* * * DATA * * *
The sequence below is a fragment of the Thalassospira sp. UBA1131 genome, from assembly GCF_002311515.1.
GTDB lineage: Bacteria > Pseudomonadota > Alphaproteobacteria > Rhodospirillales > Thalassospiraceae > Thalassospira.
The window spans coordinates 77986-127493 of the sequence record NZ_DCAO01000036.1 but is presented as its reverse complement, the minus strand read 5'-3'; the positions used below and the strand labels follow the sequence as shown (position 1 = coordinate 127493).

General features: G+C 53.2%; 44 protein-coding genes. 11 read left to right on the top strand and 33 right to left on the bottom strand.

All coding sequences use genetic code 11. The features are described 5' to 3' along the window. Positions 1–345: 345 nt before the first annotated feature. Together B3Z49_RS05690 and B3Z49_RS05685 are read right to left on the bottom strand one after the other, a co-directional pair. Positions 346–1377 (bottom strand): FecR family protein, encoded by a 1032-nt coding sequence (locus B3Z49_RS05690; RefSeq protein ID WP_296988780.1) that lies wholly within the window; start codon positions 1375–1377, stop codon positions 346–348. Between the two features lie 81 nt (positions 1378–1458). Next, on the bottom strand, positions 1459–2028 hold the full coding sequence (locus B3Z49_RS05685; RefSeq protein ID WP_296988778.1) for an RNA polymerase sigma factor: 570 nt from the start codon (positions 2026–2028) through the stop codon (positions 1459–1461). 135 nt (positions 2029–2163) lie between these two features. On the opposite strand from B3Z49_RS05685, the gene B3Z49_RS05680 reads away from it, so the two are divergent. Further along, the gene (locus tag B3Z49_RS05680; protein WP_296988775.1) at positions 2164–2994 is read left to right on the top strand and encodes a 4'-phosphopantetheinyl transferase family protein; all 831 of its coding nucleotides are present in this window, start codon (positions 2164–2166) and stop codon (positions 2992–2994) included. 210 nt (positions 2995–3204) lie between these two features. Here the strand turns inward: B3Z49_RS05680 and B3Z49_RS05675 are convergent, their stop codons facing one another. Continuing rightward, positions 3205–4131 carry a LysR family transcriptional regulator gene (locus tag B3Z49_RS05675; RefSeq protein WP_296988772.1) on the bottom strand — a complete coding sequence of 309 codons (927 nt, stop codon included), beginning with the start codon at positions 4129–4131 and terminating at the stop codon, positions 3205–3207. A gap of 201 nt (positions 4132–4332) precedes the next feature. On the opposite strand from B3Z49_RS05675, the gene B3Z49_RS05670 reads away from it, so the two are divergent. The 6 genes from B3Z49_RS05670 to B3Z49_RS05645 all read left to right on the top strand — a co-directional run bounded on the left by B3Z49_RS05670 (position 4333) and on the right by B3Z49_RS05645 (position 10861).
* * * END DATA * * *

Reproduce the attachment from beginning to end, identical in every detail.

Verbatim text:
The sequence below is a fragment of the Thalassospira sp. UBA1131 genome, from assembly GCF_002311515.1.
GTDB lineage: Bacteria > Pseudomonadota > Alphaproteobacteria > Rhodospirillales > Thalassospiraceae > Thalassospira.
The window spans coordinates 77986-127493 of the sequence record NZ_DCAO01000036.1 but is presented as its reverse complement, the minus strand read 5'-3'; the positions used below and the strand labels follow the sequence as shown (position 1 = coordinate 127493).

General features: G+C 53.2%; 44 protein-coding genes. 11 read left to right on the top strand and 33 right to left on the bottom strand.

All coding sequences use genetic code 11. The features are described 5' to 3' along the window. Positions 1–345: 345 nt before the first annotated feature. Together B3Z49_RS05690 and B3Z49_RS05685 are read right to left on the bottom strand one after the other, a co-directional pair. Positions 346–1377 (bottom strand): FecR family protein, encoded by a 1032-nt coding sequence (locus B3Z49_RS05690; RefSeq protein ID WP_296988780.1) that lies wholly within the window; start codon positions 1375–1377, stop codon positions 346–348. Between the two features lie 81 nt (positions 1378–1458). Next, on the bottom strand, positions 1459–2028 hold the full coding sequence (locus B3Z49_RS05685; RefSeq protein ID WP_296988778.1) for an RNA polymerase sigma factor: 570 nt from the start codon (positions 2026–2028) through the stop codon (positions 1459–1461). 135 nt (positions 2029–2163) lie between these two features. On the opposite strand from B3Z49_RS05685, the gene B3Z49_RS05680 reads away from it, so the two are divergent. Further along, the gene (locus tag B3Z49_RS05680; protein WP_296988775.1) at positions 2164–2994 is read left to right on the top strand and encodes a 4'-phosphopantetheinyl transferase family protein; all 831 of its coding nucleotides are present in this window, start codon (positions 2164–2166) and stop codon (positions 2992–2994) included. 210 nt (positions 2995–3204) lie between these two features. Here the strand turns inward: B3Z49_RS05680 and B3Z49_RS05675 are convergent, their stop codons facing one another. Continuing rightward, positions 3205–4131 carry a LysR family transcriptional regulator gene (locus tag B3Z49_RS05675; RefSeq protein WP_296988772.1) on the bottom strand — a complete coding sequence of 309 codons (927 nt, stop codon included), beginning with the start codon at positions 4129–4131 and terminating at the stop codon, positions 3205–3207. A gap of 201 nt (positions 4132–4332) precedes the next feature. On the opposite strand from B3Z49_RS05675, the gene B3Z49_RS05670 reads away from it, so the two are divergent. The 6 genes from B3Z49_RS05670 to B3Z49_RS05645 all read left to right on the top strand — a co-directional run bounded on the left by B3Z49_RS05670 (position 4333) and on the right by B3Z49_RS05645 (position 10861).